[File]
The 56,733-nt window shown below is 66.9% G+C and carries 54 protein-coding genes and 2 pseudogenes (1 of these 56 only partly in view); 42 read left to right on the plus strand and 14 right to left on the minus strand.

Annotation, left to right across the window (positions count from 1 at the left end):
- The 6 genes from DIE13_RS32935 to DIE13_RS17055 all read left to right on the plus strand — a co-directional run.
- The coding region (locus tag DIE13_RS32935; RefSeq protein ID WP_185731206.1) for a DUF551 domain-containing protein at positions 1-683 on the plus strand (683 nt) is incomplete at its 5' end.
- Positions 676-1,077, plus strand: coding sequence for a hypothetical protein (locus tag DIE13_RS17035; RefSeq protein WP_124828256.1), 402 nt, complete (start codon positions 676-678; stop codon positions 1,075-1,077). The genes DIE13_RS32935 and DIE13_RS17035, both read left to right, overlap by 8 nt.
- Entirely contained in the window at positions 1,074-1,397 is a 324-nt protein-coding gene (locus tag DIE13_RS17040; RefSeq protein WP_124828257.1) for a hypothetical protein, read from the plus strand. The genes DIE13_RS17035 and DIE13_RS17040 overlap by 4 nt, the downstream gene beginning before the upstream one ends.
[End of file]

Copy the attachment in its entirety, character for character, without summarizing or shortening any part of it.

The 56,733-nt window shown below is 66.9% G+C and carries 54 protein-coding genes and 2 pseudogenes (1 of these 56 only partly in view); 42 read left to right on the plus strand and 14 right to left on the minus strand.

Annotation, left to right across the window (positions count from 1 at the left end):
- The 6 genes from DIE13_RS32935 to DIE13_RS17055 all read left to right on the plus strand — a co-directional run.
- The coding region (locus tag DIE13_RS32935; RefSeq protein ID WP_185731206.1) for a DUF551 domain-containing protein at positions 1-683 on the plus strand (683 nt) is incomplete at its 5' end.
- Positions 676-1,077, plus strand: coding sequence for a hypothetical protein (locus tag DIE13_RS17035; RefSeq protein WP_124828256.1), 402 nt, complete (start codon positions 676-678; stop codon positions 1,075-1,077). The genes DIE13_RS32935 and DIE13_RS17035, both read left to right, overlap by 8 nt.
- Entirely contained in the window at positions 1,074-1,397 is a 324-nt protein-coding gene (locus tag DIE13_RS17040; RefSeq protein WP_124828257.1) for a hypothetical protein, read from the plus strand. The genes DIE13_RS17035 and DIE13_RS17040 overlap by 4 nt, the downstream gene beginning before the upstream one ends.